Saturday, October 13, 2012
A Harvest of Haunting Books (FAMILY magazine reviews)
This small collection of titles builds up bravery, and strengthens nerves, giving us the grit and guts to face a dread that makes us flinch in dismay. Take two (or more) and stride forward in the morning!
The Boo! Book by Nathaniel Lachenmeyer
illustrated by Nicoletta Ceccoli
Atheneum, $17.99, Ages 4-8
Although not many people know this, begins the story, “there are almost as many book ghosts as there are house ghosts.” Book ghosts meddle with stories, turn them upside down, and scramble words.
What follows are descriptions of how to know if a book is haunted, what to do if you discover you’re reading a haunted book, when NOT to read a book that’s haunted, and what to do if you’re trapped in a haunted book. Cast in blues -- to stage the more fanciful moments -- and greens for more realistic bedroom scenes, this story features many delight-filled imaginings.
To accompany author Lachenmeyer’s sometimes spooky, and often reassuring text, artist Ceccoli creates appealing light blue, round-faced ghosts who ‘swim’ through a book’s pages. She uses a mix of techniques -- plasticine, digital photography, acrylics on paper and Photoshop – to take young readers through a collection of dream-like sequences: like a snowy night sky sprinkled with stardust, or a bubbling underwater world containing strange undersea creatures.
Lachenmeyer’s occasionally cryptic language is cheerfully hair-raising; the fantasy is buoyant and gleeful. Also, the concluding caution; that a ghost becomes bored when a haunted book is left “unread for too long,” is a ready reminder that from time to time we all enjoy a haunting.
Boo to You! by Lois Ehlert
Simon & Schuster, $7.99, Ages 3-7
The mice and their friends are in a frenzy of preparation for a harvest party. And while they don’t mind an occasional squirrel or raccoon, they have a plan for getting rid of “the creep” they “didn’t invite.” As they create and decorate, night falls. They put on masks, arranging to scare the cat who’s coming to crash their bash.
Award winning author/illustrator Ehlert delights the youngest set and their adults with her hallmark collage illustrations to partner her energetic, rhythmic, rhyming text. A variety of papers in earthy autumn colors, combine with photos of edible ingredients, plus twine and string to bewitch young readers.
Gather fall materials and supplies to accompany this brief but peppy picture book, as young listeners will likely be eager to craft their own montage.
Hands Around the Library: Protecting Egypt’s Treasured Books
by Susan L. Roth and Karen Leggett Abouraya
illustrated by Susan L. Roth
Dial, $16.99, Ages 6-9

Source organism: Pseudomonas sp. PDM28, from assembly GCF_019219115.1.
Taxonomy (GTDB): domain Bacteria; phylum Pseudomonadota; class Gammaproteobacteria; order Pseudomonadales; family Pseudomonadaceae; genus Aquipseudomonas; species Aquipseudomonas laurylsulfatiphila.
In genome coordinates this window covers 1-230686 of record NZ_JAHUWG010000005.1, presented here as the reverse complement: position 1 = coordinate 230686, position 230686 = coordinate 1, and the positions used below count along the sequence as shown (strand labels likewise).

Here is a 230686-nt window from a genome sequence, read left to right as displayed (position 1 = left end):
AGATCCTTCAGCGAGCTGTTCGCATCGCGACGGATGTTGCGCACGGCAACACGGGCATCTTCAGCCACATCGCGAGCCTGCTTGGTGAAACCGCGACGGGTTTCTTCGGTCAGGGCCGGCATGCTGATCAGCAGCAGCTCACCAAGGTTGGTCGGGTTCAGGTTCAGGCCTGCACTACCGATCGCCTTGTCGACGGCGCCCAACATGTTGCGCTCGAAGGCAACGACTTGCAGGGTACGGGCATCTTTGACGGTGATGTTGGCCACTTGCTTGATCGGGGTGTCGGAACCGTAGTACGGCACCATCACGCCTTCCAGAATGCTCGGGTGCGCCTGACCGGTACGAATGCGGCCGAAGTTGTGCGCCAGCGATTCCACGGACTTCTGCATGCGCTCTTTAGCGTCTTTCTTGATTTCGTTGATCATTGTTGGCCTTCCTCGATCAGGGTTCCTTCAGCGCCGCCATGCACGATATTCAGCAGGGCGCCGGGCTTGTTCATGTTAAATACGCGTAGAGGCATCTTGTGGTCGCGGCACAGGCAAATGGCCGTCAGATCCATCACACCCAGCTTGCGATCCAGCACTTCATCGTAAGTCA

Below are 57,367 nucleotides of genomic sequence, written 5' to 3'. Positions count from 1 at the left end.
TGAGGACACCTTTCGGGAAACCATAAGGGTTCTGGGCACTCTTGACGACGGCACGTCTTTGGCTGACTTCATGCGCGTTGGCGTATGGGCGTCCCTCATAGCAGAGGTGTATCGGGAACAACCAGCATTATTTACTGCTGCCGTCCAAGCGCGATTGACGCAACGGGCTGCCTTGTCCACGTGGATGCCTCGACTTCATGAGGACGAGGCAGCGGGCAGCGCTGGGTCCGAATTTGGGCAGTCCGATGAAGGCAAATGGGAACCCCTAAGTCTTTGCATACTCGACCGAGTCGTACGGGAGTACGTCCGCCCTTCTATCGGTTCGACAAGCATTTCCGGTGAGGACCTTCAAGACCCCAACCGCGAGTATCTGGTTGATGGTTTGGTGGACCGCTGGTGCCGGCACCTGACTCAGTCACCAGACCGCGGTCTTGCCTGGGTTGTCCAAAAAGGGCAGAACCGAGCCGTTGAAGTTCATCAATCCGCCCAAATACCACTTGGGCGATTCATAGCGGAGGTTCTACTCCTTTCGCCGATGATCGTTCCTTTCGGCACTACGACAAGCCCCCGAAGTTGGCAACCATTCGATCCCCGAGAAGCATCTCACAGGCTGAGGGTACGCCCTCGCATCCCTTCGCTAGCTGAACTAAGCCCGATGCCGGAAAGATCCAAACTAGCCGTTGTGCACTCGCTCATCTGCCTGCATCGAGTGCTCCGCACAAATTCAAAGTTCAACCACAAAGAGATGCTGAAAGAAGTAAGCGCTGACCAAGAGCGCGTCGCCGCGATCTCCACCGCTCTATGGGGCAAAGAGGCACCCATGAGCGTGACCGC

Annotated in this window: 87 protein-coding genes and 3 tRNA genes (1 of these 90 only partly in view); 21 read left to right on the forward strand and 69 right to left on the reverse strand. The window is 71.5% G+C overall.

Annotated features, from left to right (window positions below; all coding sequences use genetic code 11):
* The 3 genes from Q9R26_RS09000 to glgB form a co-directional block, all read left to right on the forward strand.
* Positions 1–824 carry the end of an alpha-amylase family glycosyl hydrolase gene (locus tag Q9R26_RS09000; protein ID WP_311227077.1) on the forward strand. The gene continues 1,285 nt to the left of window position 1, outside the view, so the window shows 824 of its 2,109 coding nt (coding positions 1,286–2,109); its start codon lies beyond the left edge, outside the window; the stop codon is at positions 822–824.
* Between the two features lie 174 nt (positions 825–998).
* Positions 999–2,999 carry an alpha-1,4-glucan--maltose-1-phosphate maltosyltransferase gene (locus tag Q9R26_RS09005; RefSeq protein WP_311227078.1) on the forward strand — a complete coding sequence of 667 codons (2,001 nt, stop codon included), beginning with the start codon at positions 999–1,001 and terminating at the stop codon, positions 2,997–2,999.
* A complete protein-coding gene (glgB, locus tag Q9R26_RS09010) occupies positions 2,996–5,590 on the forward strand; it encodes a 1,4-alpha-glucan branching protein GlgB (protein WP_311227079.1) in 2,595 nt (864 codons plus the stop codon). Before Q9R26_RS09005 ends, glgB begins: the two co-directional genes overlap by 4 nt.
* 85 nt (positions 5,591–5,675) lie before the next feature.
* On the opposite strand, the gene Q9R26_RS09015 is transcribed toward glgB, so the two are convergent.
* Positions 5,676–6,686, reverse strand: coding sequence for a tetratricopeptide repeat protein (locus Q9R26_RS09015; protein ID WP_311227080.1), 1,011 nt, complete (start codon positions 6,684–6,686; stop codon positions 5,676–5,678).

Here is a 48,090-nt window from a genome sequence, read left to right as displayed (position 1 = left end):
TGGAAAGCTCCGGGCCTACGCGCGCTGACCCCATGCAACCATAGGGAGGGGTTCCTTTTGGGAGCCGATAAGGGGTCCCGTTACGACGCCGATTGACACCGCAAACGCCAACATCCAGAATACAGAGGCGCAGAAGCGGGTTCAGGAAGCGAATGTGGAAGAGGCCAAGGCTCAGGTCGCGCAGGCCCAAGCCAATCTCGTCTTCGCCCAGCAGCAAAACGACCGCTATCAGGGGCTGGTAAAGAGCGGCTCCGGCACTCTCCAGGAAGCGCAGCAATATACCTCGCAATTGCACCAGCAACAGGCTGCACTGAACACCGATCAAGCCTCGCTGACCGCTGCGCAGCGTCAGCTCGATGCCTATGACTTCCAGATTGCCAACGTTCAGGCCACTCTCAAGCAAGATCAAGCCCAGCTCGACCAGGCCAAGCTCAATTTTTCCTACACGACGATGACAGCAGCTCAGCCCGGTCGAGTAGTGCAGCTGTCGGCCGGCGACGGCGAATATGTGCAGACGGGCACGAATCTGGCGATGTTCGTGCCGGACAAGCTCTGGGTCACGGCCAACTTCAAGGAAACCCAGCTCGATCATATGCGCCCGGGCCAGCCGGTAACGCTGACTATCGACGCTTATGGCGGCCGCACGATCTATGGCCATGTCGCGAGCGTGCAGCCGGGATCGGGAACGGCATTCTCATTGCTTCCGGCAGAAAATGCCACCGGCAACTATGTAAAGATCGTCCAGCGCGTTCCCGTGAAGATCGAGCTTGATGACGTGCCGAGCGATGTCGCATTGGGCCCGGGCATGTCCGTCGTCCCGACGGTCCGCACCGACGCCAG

Although within the walls of the beautiful and famous Bibliotheca Alexandrina there has always been safety to read, think and whisper about freedom, people “were not free to speak or vote as they wished” outside in their daily lives. When Egypt’s young people began marching for freedom in January 2011, first in Cairo, and later of Alexandria, demanding the resignation of Hosni Mubarak, who had been Egypt’s president for thirty years, there were fears that protesters might be angry enough to hurt each other or their library.
Separated from the shore of the Mediterranean Sea by only a wide highway, the spectacularly beautiful Alexandria Library symbolically represents the sun of knowledge shining on the world. It was during eighteen days of protest, when marchers joined hands with Dr. Ismail Serageldin, the library director, to protect the glass building from harm, that the Egyptian people demonstrated not only their determination to create a better world by helping spread democratic ideals, they also safeguarded the space where stories are held and books are valued, participating in a ring of protection that brought people together.
Using her “international palette of papers,” illustrator Roth’s distinctive collage style emphasizes the crowds, the clasped hands, the circles of power, the emblematic Egyptian flag, and even the granite blocks carved with letters or signs from five hundred different alphabets. The vitality of the “will of the people” to prevent vandals from destroying and ransacking the house of treasures the library represents, is evidenced not only in the seamlessly combined spirited text and vigorous illustrations, but also confirmed by back matter which includes photos from actual events, pages of information about both the ancient and modern library, several paragraphs about the revolution itself, a few words in flowing Arabic script from protest signs (with pronunciations, and English translations), and drawn together with an important concluding author’s note.